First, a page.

Labour inspectors have a crucial role in promoting national labour law compliance through educating and encouraging enterprises to improve their performance in meeting national labour law requirements and enforcing legal obligations of enterprises to realize decent work and safeguard the workers’ rights.
“International Labour Standards are benchmarks for industrial standards. They are very important references to, and in some cases even legal sources for national labour laws,” explains Lin Weichun, Labour Inspector, Pingshan Human Resource Bureau of Shenzhen.
The training, conducted over two days by the ILO through the RSCA programme and the Ministry of Human Resources and Social Security (MOHRSS) fell into two parts. The first aimed to raise labour inspectors’ awareness of CSR/RBC guidance for SMEs on the application of international labour standards in particular fundamental principles and rights at work (FPRW) and build good industrial relations.
The second delivered responsible labour practice training for enterprises in electronic supply chains referencing resources developed by the program, including a Labour Standards in Global Supply Chains-Trainer Guide, Participant Manual, the tripartite Declaration on multinational enterprises, international labour standards, CSR standards and national laws.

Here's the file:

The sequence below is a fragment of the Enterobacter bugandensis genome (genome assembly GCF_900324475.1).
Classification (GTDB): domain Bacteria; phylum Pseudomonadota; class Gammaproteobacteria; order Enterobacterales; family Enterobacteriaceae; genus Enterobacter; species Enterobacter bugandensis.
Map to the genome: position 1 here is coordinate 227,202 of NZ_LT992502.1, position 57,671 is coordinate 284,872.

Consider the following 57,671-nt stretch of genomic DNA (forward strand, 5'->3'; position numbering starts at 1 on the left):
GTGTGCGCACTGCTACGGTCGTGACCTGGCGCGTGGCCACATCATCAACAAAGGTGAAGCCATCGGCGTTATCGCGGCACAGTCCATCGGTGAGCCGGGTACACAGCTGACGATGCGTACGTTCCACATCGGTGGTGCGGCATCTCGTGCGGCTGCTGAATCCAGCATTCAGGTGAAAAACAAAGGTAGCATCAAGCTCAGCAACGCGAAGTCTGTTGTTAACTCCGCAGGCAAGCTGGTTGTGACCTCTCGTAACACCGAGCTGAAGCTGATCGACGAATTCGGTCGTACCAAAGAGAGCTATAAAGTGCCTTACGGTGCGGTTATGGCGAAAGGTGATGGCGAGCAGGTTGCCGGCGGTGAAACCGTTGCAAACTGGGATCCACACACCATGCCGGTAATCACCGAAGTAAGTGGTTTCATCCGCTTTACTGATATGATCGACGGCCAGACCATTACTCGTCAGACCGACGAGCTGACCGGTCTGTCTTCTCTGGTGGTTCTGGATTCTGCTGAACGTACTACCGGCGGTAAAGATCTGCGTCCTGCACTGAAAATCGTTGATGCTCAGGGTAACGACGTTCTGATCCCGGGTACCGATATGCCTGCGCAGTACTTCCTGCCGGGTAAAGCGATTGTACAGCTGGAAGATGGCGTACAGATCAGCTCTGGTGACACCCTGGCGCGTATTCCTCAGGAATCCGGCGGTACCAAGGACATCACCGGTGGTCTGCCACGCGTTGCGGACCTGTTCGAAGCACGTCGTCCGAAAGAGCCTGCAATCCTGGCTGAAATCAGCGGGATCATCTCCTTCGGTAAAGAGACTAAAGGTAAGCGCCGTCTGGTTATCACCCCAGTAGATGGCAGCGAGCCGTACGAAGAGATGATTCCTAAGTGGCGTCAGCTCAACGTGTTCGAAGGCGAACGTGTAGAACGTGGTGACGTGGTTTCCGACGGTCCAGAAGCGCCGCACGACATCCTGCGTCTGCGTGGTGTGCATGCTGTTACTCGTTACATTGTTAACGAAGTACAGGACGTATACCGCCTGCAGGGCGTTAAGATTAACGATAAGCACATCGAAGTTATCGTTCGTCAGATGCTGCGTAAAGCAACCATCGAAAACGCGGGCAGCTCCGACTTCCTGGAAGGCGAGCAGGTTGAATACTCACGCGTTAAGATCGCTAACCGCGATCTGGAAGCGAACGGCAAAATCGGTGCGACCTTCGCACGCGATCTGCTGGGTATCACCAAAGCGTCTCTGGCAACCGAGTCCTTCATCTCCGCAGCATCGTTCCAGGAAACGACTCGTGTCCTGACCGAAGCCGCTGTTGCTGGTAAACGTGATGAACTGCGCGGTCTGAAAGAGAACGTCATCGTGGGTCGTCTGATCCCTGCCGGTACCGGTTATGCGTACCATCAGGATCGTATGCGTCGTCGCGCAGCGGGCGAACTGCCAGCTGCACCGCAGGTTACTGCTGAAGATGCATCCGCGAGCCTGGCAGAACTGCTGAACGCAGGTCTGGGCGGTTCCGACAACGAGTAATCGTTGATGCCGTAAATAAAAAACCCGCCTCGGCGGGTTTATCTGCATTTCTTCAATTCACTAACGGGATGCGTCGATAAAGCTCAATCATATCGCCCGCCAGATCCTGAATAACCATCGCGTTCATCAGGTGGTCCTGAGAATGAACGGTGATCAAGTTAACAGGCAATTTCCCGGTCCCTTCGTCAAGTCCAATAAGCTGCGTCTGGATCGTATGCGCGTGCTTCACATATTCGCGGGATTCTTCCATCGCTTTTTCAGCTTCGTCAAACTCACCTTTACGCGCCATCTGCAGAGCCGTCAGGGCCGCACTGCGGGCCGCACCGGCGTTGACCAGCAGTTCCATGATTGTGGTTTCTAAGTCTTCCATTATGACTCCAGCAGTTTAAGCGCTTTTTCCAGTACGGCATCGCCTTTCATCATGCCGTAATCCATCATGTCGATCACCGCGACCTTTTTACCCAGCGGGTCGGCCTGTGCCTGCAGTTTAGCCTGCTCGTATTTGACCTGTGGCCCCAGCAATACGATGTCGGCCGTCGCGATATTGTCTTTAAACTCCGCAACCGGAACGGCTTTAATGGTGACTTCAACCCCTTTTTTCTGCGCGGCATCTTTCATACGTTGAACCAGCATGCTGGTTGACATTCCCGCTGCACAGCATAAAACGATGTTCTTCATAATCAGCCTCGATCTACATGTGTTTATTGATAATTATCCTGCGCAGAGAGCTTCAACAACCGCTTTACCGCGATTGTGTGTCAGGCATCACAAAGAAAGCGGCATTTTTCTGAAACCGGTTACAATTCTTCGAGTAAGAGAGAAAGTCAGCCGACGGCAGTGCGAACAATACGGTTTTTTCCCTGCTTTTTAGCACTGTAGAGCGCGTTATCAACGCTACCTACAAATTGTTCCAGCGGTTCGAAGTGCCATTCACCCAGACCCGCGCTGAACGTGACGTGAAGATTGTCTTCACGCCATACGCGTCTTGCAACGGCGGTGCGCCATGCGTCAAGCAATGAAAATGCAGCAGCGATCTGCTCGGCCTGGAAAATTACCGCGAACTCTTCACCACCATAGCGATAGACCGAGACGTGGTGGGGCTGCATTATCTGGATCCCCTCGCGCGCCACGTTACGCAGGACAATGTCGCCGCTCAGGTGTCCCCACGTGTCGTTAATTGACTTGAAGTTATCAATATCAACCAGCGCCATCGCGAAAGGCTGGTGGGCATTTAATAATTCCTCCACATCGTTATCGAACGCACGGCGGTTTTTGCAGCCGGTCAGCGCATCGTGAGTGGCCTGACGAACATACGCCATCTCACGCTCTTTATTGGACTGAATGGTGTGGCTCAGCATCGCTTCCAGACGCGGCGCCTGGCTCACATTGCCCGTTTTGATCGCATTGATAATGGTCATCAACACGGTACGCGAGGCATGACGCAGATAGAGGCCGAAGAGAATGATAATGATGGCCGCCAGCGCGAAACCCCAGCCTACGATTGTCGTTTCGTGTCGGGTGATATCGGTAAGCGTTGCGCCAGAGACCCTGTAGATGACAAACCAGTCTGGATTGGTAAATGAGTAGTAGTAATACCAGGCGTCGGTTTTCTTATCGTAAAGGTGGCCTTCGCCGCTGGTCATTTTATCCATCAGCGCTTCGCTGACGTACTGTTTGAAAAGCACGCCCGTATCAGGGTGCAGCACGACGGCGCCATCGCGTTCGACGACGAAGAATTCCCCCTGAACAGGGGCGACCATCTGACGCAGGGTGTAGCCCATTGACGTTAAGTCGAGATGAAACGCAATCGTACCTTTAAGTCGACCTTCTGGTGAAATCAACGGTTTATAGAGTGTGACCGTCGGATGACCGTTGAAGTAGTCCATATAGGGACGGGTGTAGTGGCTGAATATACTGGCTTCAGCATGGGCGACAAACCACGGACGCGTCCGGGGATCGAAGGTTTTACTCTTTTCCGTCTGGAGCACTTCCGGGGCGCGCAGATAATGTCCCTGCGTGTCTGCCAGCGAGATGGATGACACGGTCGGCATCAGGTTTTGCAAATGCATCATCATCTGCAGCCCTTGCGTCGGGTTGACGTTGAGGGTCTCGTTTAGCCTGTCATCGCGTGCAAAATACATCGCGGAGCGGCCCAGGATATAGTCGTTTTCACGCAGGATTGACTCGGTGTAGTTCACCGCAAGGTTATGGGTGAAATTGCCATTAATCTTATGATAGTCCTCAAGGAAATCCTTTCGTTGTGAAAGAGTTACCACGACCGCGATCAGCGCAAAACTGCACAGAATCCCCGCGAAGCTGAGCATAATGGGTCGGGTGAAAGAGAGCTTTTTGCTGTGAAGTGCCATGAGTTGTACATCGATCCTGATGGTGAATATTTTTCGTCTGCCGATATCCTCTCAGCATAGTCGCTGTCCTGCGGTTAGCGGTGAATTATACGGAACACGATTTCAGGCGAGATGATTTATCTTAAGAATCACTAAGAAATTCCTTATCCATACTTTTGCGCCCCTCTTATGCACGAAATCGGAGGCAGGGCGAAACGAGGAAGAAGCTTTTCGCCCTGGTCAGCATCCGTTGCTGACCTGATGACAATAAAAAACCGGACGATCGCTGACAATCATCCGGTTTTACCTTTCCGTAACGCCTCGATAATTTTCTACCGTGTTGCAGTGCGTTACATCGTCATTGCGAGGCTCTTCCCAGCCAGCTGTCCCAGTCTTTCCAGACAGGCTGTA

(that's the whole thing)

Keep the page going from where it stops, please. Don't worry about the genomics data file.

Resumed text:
“Promoting decent work and the improvement of working conditions can be part of competitive business strategy,” explains Ji Cuijie, the manager of the project. “Incorporating responsible labour practices in supply chains can not only improve enterprises’ productivity, competitiveness and access to new markets, managing risks and strengthening resilience but also support the implementation of relevant labour laws and regulations,” she said.
However, it’s a complex field and continuing training is vital in building industry expertise.
“This training has enriched my professional knowledge and systematized my fragmented knowledge,” says Wang Peng, an HR Manager of Shenzhen Gongjin Electronics Co., Ltd. “I can share this comprehensive knowledge with colleagues in our company,” he added.
For Wang Juan, Senior HR Specialist with BYD Electronics (International), the training was instructive in showing how international labour standards provide guidance for enterprises to improve management and HR coordination. “For me, the most important lessons centred around wages and working hours, gender equality and prevention of harassment in the workplace,” she said.
The Responsible Supply Chains in Asia Project is a European Union-funded project jointly implemented by the ILO and OECD that enables businesses to dialogue on challenges and opportunities concerning corporate social responsibility in six Asian countries – China, Japan, Myanmar, Philippines, Thailand, and Viet Nam. It uses as a basis for its research, outreach, policy advocacy and training internationally recognised guidelines on responsible business conduct, the OECD’s Guidelines for multinational enterprises, and the ILO’s MNE declaration.
For more information about the Responsible Supply Chains in Asia project, visit www.ilo.org/rsca or contact: Ji Cuijie, Ji@ilo.org.